Speaking of the narration, an integral part of A Christmas Story is Jean Shepherd’s comforting, down home eloquent voice that contributes to the Americana/Norman Rockwell texture of the film. Voiceover narration is not a commonly used device in screenwriting and is usually looked at with apprehension by screenwriters. A good screenplay shows the action rather than explain it to the audience so voiceover narration is viewed as an antithesis to action. However, the film finds the perfect blending of Shepherd’s narration with Peter Billingsley’s performance so that Shepherd really serves as the voice in Ralphie’s brain, with Ralphie acting in response to the voice. In fact, Billingsley does not have a whole lot to say in the film and Shepherd instead provides Ralphie’s dialogue. Billingsley gives such a wonderful understated performance without dialogue that its almost a shame he didn’t live during the silent film era.

Christmas Story Pic 3(pictured on the right is director Bob Clark) Despite the fact that A Christmas Story is told from a child’s point of view, the strongest and most interesting characters in this film are not Ralphie, his younger brother Randy (Ian Petrella), or his friends. This distinction goes to the parents, who are played by the incomparable and late Darren McGavin and Melinda Dillon (Close Encounters of the Third Kind), arguably the best film mom ever. The crusty “Old Man” role was originally offered to Jack Nicholson, but due to the high fee the studio would have to pay him, the role instead went to McGavin. I cannot imagine anyone else playing his role as good or better than what McGavin brought to the screen. He is the quintessential old school dad who loves to swear, has a hard shell on the outside, and a soft heart on the inside. The most unforgettable moment in A Christmas Story is when Ralphie discovers the BB gun hiding all wrapped on Christmas morning and watching the dad watching his son opening and loading the gun. It is such a touching scene that just thinking about it makes my eyes well up.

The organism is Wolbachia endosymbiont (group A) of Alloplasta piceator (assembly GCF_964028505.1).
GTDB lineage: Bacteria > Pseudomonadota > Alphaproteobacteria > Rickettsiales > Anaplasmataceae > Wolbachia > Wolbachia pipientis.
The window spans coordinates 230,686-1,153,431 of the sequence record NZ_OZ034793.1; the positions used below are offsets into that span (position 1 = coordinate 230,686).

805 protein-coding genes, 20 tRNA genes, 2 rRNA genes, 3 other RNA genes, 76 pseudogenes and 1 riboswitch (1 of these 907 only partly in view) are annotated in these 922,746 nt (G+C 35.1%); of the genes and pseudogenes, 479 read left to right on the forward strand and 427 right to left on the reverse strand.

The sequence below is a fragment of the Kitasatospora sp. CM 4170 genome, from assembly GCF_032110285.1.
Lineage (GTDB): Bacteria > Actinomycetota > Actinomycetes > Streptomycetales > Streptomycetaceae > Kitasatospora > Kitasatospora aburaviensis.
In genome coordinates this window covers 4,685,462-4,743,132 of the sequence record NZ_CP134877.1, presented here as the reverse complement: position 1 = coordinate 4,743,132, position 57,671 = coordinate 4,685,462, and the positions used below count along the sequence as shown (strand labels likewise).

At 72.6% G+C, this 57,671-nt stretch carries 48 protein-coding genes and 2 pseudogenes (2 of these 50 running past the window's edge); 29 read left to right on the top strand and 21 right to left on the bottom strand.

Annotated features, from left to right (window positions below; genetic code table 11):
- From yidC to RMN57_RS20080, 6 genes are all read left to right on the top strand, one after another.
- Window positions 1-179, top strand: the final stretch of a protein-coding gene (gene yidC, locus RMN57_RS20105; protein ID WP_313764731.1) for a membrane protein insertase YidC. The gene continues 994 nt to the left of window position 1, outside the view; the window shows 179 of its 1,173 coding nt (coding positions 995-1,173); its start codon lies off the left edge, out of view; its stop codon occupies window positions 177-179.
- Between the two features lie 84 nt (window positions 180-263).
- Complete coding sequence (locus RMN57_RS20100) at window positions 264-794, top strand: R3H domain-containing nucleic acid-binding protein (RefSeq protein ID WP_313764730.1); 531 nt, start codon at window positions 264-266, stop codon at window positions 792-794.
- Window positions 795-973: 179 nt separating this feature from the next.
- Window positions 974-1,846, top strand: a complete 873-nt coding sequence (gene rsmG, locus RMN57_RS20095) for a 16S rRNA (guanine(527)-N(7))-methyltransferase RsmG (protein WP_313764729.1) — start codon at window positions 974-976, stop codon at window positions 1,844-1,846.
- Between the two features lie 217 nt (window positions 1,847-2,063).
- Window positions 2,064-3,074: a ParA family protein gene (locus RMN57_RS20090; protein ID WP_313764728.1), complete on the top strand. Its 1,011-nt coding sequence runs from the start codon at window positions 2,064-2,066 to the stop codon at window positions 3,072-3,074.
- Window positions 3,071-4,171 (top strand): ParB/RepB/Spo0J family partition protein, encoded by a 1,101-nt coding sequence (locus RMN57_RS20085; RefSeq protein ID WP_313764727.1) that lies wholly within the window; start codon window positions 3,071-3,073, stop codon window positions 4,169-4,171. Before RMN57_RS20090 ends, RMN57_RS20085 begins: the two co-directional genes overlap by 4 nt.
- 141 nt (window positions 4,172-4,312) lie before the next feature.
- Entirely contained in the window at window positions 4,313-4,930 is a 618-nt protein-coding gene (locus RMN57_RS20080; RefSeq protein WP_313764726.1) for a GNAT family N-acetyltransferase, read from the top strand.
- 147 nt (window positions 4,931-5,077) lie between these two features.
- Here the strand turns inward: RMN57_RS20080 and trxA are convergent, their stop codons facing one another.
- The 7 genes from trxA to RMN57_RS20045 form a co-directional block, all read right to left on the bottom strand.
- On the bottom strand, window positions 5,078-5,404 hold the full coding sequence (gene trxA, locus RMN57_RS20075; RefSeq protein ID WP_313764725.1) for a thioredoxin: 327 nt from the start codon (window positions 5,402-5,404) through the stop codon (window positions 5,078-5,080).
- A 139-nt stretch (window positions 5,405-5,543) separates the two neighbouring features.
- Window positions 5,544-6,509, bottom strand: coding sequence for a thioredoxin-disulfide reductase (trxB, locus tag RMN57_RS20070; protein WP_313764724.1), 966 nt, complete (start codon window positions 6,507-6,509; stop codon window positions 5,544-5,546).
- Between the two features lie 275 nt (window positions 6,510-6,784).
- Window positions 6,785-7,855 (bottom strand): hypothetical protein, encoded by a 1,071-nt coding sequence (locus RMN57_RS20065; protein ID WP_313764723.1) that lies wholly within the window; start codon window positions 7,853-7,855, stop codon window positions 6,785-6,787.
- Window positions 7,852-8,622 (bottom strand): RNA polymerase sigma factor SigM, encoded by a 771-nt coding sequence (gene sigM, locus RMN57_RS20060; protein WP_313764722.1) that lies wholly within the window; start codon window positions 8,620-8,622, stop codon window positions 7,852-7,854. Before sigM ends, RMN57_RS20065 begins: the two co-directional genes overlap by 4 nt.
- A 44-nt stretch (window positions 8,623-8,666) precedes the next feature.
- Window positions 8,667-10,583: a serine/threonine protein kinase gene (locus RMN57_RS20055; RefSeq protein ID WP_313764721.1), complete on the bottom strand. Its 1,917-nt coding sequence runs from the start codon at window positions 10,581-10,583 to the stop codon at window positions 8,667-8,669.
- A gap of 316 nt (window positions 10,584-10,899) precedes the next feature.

Christmas Story Pic 4As for the mom, Dillon brings small touches of humor to her role in almost unnoticeable, but very effective ways. At the same time, she imbues her character with a motherly warmth that is best displayed in the scene that takes place shortly after Ralphie’s fight with the bully. Ralphie is afraid that his father will find out he had a fight after his mom tells him, but instead, Ralphie realizes for the first time that his mother is also his best friend and confidante when she decides to not tell his father. It is a beautiful scene as we sense Ralphie’s realization about his mother.

One of the funniest scenes in the film takes place at the end and its one that would NEVER get made today due to its un-political correctness. If you have seen the film, then I probably do not need to tell you it is the Chinese restaurant scene. In the scene, the family’s Christmas turkey has been destroyed by the neighbor’s bloodhound dogs. With every restaurant being closed on Christmas, the family decides to dine at the only open restaurant – a Chinese restaurant. The waiters do not speak English well and they pronounce the “La la la’s” in Jingle Bells as “Ra ra ra.” The family clearly finds all of this to be hilarious as they can barely contain themselves from bursting out laughing. The scene is still very funny despite its un-PCness.

Christmas Story Pic 5(the man on the left is narrator Jean Shepherd) A Christmas Story is a film of kids for kids (when a scene deals with Ralphie using the F word, then you know it’s a film about kids that every kid will relate to) that will also easily be enjoyed by adults. Its appeal lies in just how much we can all relate to the stories in the film. Although its called A Christmas Story and it is set during the Christmas season, Christmas merely serves as a background to an exploration of the post-war American nuclear family. This is perhaps why, more than anything, we can identify so much with A Christmas Story and why it has become a timeless classic.

On a final note, if you count yourself a fan of A Christmas Story and just happen to be in the Cleveland area, you can visit the house the film was set and shot in. The house has been restored and been turned into a museum. More information is provided by clicking on the following link:


I have also provided a link to the aforementioned scene I described when Ralphie opens the gun. It is a remarkably acted scene by Darren McGavin: